The movie uses the term “;Jedi warrior”; a lot, although the mystical concept didn't exist when Channon started the FEB.

“;We needed a super-soldier, by whatever means,”; said Channon. “;At that time the main enemy was the Soviet, and if they came pouring through the Fulda Gap, they had more tanks than we had soldiers. We needed any edge we could get.”;

This included research into the paranormal, including “;remote viewing,”; during which the subject's consciousness leaves his body to make a recon patrol elsewhere.

“;At the time, of course, what we'd like to have seen were the maps on the Kremlin wall!”; said Channon. He soon realized that the simplest form of remote viewing is having a disciplined imagination, determining everything that could happen to you a thousand yards ahead in the jungle. War-gaming helps refine the skill.

“;I saw it in Vietnam; some of the guys were really good at it,”; said Channon. “;You let your feet walk for you, your mind was up ahead, around the bend in the trail. Any good hunter knows it. It's situational awareness.”; He says he's known soldiers whose remote-viewing skills were remarkable, to the point of near magic.

Channon's own mystic power lay in his artistic skills. Able to clearly visualize situations in multiple dimensions, Channon boils it all down to breathtakingly complex illustrations that are easy to follow. His second career as a futurist often calls for him to do such detailed work.

OK, you're getting the point that Channon was unconventional in his approach to soldiering. In the movie, Django has a sloppy decline and is booted out of the Army, a plot point that puzzled Channon until he realized that the screenwriter was just setting up an artificial conflict in the third act.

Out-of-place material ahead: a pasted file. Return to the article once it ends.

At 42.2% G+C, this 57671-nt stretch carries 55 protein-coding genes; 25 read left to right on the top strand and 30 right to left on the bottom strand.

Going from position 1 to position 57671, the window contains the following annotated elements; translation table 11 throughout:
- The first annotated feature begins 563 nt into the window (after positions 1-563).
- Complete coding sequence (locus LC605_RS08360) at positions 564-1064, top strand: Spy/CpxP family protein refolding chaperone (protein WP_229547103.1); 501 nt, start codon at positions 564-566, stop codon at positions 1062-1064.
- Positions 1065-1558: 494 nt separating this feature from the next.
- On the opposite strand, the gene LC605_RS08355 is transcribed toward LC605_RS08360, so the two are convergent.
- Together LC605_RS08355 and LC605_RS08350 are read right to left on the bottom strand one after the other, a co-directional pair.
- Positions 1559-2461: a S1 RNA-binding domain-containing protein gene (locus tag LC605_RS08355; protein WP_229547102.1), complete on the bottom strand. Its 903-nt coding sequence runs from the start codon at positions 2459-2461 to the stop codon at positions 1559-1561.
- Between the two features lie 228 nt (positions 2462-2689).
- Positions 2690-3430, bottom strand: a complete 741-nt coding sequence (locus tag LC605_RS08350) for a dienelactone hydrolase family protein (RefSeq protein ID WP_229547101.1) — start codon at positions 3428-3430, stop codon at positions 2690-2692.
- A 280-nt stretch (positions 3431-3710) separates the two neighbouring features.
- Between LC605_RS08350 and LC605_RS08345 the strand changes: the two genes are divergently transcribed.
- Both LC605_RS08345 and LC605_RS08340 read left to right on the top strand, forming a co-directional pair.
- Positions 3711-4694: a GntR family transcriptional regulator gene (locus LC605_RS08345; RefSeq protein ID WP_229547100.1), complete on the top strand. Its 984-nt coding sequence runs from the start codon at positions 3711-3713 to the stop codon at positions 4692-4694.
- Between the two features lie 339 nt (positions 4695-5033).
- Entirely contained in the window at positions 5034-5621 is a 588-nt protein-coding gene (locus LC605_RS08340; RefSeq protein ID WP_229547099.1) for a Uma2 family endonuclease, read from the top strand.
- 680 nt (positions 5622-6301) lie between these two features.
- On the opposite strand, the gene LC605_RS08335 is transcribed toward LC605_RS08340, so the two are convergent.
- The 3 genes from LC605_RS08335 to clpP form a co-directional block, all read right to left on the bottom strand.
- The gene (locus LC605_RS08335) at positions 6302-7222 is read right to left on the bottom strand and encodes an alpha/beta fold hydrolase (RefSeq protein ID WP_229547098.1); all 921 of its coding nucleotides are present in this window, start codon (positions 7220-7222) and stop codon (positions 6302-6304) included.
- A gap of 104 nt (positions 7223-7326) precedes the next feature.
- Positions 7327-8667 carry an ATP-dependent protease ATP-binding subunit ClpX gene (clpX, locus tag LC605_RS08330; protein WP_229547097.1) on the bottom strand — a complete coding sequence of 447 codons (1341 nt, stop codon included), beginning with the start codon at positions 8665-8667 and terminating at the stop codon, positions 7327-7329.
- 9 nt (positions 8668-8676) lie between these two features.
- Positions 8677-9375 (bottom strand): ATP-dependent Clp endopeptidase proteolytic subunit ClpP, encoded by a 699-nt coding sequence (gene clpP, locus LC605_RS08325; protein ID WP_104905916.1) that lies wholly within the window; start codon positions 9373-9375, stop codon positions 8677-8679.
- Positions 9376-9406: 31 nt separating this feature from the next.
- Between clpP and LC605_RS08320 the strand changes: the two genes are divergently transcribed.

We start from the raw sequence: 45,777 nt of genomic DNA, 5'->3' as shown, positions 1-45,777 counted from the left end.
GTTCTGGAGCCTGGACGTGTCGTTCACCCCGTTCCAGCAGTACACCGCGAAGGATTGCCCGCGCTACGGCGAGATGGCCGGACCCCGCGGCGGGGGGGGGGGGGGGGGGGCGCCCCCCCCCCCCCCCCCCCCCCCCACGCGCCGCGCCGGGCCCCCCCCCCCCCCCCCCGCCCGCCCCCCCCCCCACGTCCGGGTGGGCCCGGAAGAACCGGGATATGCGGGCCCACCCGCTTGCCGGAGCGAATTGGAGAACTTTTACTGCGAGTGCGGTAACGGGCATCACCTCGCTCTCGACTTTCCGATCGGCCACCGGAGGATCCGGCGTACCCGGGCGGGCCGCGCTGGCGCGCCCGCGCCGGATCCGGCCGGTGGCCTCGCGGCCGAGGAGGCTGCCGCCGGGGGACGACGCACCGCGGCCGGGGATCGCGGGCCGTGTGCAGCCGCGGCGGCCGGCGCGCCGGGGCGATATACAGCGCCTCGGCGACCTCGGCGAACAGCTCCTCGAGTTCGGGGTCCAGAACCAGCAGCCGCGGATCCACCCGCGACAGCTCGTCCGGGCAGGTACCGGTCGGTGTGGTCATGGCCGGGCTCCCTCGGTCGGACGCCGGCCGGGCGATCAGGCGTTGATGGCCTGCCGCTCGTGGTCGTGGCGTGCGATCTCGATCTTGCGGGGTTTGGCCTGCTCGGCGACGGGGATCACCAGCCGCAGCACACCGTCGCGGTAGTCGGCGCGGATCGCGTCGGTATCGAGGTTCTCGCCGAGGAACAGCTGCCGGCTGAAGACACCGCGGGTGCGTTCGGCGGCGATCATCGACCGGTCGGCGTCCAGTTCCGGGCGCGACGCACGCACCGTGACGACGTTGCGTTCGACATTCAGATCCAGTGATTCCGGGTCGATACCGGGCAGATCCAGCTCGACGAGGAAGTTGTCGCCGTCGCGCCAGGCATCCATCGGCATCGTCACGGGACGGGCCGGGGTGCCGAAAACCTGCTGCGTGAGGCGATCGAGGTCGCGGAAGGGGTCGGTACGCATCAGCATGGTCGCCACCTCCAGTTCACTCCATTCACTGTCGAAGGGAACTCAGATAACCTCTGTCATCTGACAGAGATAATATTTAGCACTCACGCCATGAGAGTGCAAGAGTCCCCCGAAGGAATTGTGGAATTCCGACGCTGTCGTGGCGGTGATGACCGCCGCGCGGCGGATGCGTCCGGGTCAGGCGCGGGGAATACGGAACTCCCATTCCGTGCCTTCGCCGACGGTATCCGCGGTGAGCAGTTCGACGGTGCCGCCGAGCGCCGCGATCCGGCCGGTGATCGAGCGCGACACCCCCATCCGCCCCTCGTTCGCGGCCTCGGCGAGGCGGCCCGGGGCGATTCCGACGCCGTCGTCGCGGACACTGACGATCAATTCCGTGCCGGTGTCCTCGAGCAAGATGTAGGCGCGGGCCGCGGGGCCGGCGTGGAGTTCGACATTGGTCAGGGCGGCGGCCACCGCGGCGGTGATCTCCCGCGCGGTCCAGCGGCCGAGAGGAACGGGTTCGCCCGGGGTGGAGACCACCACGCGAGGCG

ALTHOUGH CHANNON retired normally from the Army, he's still on call to the Pentagon, which has him leading seminars for groups for soldiers.

“;My orders are to 'clean off their hard drives,'”; explained Channon, “;to think in unconventional ways. Conflict today is completely unconventional, and you have to be mentally flexible. Thinking deeply together is so against the stereotype of the Army, but the Army wants me to help package these skills. We're going to need them.”;

Channon, a military brat whose father was an artilleryman, still believes the military is the best choice for preserving the planet and promoting peace. The current conflict, however, “;doesn't allow the army to slow down and take a breath. After you've been in a situation where mortars go off randomly around you, you never really go off alert, never stop taking care of those around you. You never shake off the duty monster.

“;And yes, the Army is the best service for this. The Army deals with a lot more chaos than the other services.”;

And how did his military buddies react to “;The Men Who Stare at Goats”; during the long ride home in the school bus?

“;Well,”; laughed Channon, “;there's nothing more honorable among studly men than a good roast!”;